Publishers Weekly - Publisher's Weekly
Having begun her career as a romance author for Bantam's Loveswept line, Hoag has evolved into a fine thriller writer. Night Sins, set in rural Minnesota, was her entry into romantic suspense, and her palette became a lot darker when the protagonists reappeared in Guilty as Sin. This latest thriller wastes no time; it's creepy from the prologue, a tortured poem written by the murderer, which both establishes the tone and cleverly sets up the ending. A morass of obsessive love, brutality and planted evidence swirl around Annie Broussard, a pint-sized, by-the-book female deputy working in the sheriff's department of Louisiana's Partout Parish. Everyone in the parish--citizens, cops and rogue detective Nick Fourcad--believes architect Marcus Renard, the man acquitted of torturing and killing 37-year-old realtor Pam Bichon, is guilty. When Annie arrests Nick while he's in the process of beating Marcus to death, she finds herself ostracized by her fellow cops and the townsfolk. Afterwards, both she and Nick are put on suspension and must join forces to uncover the truth about Pam's death. Hoag displays a firm grasp on localeDhere, it's the eccentricities and colorful slang of the Louisiana Bayou country. This isn't exactly a mystery--the reader doesn't have to work too hard to figure out who really did it, although the police don't until the final confrontation--but there's plenty of suspense in waiting to see how it will all be resolved. Psychopathic villains are common enough, but Hoag has managed to endow hers with a scarred entourage that provides a tragic note.
In this latest from Hoag, who hit it big with Night Sins (LJ 1/95), a female cop teams with a notoriously ill-tempered male detective in hopes of trapping a vicious killer.
Hoag finishes her crossover from sexy soft-cover romance to psychosexual thriller with this tale of tough Cajun loners looking for love in unlikely places.
Heroine Annie Broussard is a deputy with the sheriff's office in Partout Parish in southern Louisiana. An orphan who's working hard to make detective, she's also devoted to getting rid of the sexual predators who victimize women. But just as her career seems to be looking up, Annie breaks an unwritten police law: She arrests a fellow officer, Nick Fourcade, when she finds him beating up a murder suspect. Annie should have let Fourcade kill him, say both her colleagues and the bayou parish citizens. After all, the suspect, Marcus Renard, had supposedly stalked Pam Bichon, a single mother. He'd driven stakes through her hands, raped her, killed her, eviscerated her, then left her wearing only a feathered Mardi Gras mask in a deserted cottage on Pony Bayou. Why not kill him? Switching his obsession from Pam to Annie, he maintains that he's innocent and begs Annie to help him. Working with Fourcade, who's suspended but still obsessed with the case, she seeks evidence to put the troubled Marcus legally behind bars. Meanwhile, someone's raping Louisiana women, and Marcus is too injured to be the perp. Is it Annie's lazy, mean-spirited colleague Stokes? Or Pam's husband, involved with a New Orleans racketeer from Fourcade's past? As Mardi Gras approaches, Annie, a cute kid who does 50 chin-ups a day and has an addiction to candy bars, wrestles with Fourcade's dangerous sexualityfortunately a losing battleand with the evil presence of deranged male predators that haunts so many recent suspense novels.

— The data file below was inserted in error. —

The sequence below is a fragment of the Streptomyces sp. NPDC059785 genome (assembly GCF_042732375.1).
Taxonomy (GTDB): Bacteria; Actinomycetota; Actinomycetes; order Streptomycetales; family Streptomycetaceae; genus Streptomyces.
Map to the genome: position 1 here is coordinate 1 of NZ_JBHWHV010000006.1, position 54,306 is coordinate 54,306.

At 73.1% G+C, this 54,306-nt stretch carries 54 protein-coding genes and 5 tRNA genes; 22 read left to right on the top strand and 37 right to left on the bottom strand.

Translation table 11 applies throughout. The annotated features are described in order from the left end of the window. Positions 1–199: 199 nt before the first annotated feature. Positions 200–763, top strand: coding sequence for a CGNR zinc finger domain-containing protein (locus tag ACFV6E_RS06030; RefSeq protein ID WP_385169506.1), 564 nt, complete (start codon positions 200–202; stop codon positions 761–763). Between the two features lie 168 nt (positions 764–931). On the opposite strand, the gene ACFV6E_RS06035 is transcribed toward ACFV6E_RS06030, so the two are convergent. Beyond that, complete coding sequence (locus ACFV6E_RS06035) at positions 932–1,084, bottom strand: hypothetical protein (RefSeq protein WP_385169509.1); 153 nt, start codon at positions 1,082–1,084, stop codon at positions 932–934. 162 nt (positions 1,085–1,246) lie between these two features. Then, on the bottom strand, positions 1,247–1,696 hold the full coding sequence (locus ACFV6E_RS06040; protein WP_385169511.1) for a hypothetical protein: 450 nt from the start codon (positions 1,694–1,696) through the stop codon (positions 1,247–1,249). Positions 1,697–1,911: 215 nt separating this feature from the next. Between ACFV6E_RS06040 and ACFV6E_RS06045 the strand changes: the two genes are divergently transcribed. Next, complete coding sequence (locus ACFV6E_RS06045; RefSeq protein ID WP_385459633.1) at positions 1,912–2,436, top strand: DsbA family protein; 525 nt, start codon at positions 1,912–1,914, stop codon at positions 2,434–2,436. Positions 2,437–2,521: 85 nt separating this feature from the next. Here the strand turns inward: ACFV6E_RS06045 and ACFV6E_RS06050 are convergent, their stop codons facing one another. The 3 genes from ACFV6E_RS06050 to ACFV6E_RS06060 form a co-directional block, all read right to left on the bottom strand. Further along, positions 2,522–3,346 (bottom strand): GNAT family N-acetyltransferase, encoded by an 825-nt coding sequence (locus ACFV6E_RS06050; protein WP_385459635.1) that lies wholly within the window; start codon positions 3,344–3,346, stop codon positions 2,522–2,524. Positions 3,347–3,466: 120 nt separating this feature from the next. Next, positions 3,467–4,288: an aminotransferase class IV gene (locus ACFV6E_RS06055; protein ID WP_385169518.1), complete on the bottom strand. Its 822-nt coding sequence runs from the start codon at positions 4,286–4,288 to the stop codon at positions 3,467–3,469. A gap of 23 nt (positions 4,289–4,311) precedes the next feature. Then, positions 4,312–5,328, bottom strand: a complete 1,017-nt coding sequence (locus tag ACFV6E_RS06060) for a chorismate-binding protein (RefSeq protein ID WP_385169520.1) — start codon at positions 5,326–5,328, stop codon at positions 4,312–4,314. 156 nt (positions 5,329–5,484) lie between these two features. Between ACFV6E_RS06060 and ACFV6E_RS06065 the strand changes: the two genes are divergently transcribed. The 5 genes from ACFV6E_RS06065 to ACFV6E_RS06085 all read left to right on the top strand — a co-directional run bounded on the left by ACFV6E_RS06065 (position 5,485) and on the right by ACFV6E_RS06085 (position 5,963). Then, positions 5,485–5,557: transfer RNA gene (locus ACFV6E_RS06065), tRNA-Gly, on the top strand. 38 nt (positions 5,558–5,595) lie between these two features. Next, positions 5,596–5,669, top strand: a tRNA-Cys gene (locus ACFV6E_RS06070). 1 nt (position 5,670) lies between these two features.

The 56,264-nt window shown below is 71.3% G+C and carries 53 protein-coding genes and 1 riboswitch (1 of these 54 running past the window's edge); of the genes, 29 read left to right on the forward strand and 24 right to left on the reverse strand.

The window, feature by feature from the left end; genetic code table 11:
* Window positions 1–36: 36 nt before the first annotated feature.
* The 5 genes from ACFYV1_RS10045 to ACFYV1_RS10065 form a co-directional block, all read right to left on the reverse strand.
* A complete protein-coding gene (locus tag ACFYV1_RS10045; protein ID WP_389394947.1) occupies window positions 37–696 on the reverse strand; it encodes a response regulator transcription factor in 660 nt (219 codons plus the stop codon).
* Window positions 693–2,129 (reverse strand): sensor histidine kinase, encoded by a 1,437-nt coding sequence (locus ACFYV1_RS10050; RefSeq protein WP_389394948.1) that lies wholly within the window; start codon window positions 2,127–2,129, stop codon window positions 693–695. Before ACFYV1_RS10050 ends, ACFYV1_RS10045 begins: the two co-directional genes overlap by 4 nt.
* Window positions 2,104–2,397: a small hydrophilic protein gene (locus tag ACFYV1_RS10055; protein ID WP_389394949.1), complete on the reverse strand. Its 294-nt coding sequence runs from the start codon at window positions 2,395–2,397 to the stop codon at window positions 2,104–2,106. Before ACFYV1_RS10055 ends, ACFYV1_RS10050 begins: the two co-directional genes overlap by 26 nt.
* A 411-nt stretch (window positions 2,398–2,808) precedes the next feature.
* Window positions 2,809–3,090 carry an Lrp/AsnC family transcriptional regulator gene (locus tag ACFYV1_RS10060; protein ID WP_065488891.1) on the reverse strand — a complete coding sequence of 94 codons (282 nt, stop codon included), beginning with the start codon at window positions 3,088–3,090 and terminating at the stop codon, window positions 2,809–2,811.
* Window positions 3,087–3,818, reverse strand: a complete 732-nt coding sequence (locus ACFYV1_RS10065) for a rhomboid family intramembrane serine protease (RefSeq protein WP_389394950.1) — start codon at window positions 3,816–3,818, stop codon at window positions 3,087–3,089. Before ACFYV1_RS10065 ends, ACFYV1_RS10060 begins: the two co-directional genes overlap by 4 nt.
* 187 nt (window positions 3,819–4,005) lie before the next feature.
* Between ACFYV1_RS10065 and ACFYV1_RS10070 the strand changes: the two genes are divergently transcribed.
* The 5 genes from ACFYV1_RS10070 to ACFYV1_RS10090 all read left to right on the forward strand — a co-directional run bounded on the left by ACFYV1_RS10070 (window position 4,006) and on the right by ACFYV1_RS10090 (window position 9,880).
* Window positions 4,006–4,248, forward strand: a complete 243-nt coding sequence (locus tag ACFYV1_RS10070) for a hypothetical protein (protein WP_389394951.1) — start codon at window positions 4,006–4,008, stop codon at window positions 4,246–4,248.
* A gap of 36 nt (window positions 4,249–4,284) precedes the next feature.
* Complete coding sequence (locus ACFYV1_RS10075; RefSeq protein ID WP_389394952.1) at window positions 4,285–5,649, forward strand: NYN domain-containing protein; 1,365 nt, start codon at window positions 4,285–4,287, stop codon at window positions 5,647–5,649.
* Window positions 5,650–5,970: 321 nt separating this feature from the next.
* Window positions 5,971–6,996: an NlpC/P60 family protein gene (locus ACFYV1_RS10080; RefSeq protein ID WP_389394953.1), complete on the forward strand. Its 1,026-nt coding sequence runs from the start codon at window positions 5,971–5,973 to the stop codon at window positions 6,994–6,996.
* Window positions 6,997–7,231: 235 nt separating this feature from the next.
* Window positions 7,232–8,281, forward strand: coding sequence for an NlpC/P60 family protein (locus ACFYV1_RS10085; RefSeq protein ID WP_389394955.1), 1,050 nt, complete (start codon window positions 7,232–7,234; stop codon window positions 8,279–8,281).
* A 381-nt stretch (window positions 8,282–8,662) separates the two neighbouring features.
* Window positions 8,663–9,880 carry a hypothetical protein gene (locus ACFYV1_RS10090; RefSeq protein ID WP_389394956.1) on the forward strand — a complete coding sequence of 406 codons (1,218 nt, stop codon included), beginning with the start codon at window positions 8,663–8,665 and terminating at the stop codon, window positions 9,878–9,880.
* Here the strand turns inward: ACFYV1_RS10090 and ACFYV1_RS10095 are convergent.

Hoag (Guilty as Sin, 1996, etc.) is always a good gritty read, but this time a lack of sustained emotional tension makes the novel a long ride on soft tires.
From the Publisher
"Patricia Cornwell, eat your heart out! Tami Hoag...sets a standard in suspense."—Atlanta Journal
"Tami Hoag writes the kind of can't-put-it-down suspense that keeps you on edge to the final sentence."—John Saul, author of The Homing
Read an Excerpt
Her body lay on the floor. Her slender arms outflung, palms up. Death. Cold and brutal, strangely intimate.
The people rose in unison as the judge emerged from his chambers. The Honorable Franklin Monahan. The figurehead of justice. The decision would be his.
Black pools of blood in the silver moonlight. Her life drained from her to puddle on the hard cypress floor.